Gear Guides

Don’t Freeze Your Rubbers!!


Contributed by Greg Fonts

At some point in a galaxy far far away someone came up with the genius idea of preserving their spearguns rubber in the freezer, it works for meat and fish so why not rubber.  That person then took it upon themselves to go on every spearfishing forum including the Freedive List ( Freedive List was the first freedive and spearfishing forum dating back to the late 90’s) and spread the idea which is still being passed on today. If you are suddenly finding yourself looking in the mirror it is not too late to stop the madness.

All high quality speargun rubber is made of natural latex rubber and manufactured by a dipping process, not extruded like pretty much all rubber coming from China and surrounding countries. This manufacturing process involves a considerable amount of water, and because of this rubber coming from the factory is not completely cured and still contains moisture.  Over the next one to two months the rubber will continue to cure and dry out, it is at this point that most consider the rubber to be at its best. If you freeze or even refrigerate your rubber during this stage the curing process can be affected, as well as you risk turning the moisture into ice crystals creating micro tears in the rubber.

Besides the points listed above there are three other factors that damage rubber in storage and in use:

Heat: While speargun rubber is flexible at 0 Fahrenheit and can perform in temperatures as high as 158 F continuously, it is recommended that that you store your rubber at room temperature somewhere  between 50 to 80 degrees F. Speargun rubber is a vulcanized product so the rubber actually will continue to cure throughout its life slowly becoming stiffer.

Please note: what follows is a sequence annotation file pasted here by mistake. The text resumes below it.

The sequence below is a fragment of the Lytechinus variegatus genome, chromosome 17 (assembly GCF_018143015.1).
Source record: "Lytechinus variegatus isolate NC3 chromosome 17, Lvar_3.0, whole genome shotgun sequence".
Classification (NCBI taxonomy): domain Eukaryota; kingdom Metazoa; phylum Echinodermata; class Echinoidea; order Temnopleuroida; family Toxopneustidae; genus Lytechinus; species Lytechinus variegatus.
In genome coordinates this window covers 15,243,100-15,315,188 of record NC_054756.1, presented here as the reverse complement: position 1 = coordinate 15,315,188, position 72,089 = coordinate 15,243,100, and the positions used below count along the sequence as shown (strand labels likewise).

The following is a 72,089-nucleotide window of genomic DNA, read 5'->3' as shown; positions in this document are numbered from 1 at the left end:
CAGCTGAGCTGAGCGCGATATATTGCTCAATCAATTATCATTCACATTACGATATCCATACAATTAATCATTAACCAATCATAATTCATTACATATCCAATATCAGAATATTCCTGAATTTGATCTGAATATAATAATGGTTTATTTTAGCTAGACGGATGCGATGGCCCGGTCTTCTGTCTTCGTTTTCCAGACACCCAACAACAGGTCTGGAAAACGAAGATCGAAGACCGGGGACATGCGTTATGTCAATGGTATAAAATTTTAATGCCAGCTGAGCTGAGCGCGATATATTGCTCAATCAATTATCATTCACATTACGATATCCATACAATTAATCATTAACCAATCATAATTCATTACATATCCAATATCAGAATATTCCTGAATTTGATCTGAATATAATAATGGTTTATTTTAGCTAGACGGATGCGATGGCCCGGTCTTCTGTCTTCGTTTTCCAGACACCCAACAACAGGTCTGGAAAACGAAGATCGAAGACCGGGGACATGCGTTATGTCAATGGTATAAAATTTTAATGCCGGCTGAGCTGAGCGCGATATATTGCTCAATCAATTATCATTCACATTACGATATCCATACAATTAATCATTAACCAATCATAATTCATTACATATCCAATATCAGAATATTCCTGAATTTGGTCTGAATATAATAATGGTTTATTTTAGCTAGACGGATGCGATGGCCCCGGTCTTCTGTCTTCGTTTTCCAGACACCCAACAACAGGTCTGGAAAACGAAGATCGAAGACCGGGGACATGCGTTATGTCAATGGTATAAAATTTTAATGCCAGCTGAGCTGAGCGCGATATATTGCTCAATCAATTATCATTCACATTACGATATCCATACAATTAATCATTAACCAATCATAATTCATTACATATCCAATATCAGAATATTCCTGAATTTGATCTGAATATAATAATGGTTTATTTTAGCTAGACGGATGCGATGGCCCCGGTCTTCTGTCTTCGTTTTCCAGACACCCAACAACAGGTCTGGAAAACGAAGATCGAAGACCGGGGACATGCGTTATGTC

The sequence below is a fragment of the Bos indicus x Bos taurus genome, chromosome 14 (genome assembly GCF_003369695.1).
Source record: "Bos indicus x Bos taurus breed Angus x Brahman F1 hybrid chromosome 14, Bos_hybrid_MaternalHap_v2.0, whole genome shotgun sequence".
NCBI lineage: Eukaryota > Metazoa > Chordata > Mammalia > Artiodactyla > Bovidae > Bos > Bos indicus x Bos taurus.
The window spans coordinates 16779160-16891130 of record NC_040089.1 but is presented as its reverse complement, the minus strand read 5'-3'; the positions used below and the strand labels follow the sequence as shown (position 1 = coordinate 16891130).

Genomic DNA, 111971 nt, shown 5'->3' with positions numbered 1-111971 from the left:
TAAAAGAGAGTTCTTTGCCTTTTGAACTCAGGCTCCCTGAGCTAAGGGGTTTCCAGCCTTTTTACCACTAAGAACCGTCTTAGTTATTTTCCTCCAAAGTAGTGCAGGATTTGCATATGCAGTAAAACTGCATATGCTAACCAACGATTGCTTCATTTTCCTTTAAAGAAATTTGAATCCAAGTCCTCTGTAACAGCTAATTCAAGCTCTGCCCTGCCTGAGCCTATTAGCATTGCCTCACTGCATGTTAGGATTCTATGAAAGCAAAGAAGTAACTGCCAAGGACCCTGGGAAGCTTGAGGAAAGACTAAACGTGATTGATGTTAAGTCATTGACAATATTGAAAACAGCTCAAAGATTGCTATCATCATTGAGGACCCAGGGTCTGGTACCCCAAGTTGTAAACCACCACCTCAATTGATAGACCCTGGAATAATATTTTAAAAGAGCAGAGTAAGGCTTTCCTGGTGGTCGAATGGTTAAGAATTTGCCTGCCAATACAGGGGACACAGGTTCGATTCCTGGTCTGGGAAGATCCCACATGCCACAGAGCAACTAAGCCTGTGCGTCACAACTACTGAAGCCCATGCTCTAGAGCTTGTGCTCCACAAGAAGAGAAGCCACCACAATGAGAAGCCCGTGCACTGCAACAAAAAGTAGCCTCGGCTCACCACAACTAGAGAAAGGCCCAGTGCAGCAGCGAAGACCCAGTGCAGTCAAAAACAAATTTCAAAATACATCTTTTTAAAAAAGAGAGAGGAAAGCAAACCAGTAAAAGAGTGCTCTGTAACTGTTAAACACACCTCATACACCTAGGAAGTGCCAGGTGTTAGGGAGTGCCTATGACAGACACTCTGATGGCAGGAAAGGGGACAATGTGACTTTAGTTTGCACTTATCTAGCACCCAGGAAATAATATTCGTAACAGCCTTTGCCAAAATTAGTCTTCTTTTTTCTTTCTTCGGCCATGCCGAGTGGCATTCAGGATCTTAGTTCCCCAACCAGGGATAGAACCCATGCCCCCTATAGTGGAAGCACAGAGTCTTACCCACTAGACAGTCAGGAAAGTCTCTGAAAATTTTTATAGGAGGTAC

Ozone: In basic terms Ozone is gas produced by sparks/arcs between the brushes and the commutator in Electric motors, ozone is also produced by electric transformers.  Both refrigerators and freezers have electric motors which produce ozone, as well as other electrical machinery or electrical panels. Primeline actually adds a small amount of wax to their compound which is a anti-ozoneant, this is why the first time you pull your bands back you may get a white film on your rubber.  It is the wax working its way to the surface as the rubbers cures, see the band below after initial stretch.


UV: UV break down is hard to avoid, a good thing is that most manufacturers are producing rubber with a colored outer layer which help protect from this.  In the speargun rubber world the pure “amber” colored rubber is what actually has the most potential energy, the outer colored ring is what help with the UV rays.  The use of band socks or covers can really make a difference over the life of the band.

Below you can see the chemical spec sheet from Primeline, the producer of what is considered the best speargun rubber on the market.  Take notice of the the chemical resistance and please do not use any petroleum lubricants to insert your wishbones.


So if you are wondering how to store your rubbers here is what the manufacturer recommends:

Primeline certifies that the shelf life of our natural rubber latex tubing is indefinite when
stored properly.

Recommended storage: Storage should be in such a way that the tubing is protected from
high temperatures, UV light, and ozone. In normal room temperatures 50 to 80 degrees
F., in a closed box or carton, and away from UV light and ozone generating devices such
as electrical motors, and electrical transformers.

So if you have any rubber in your freezer right now please go save it! 






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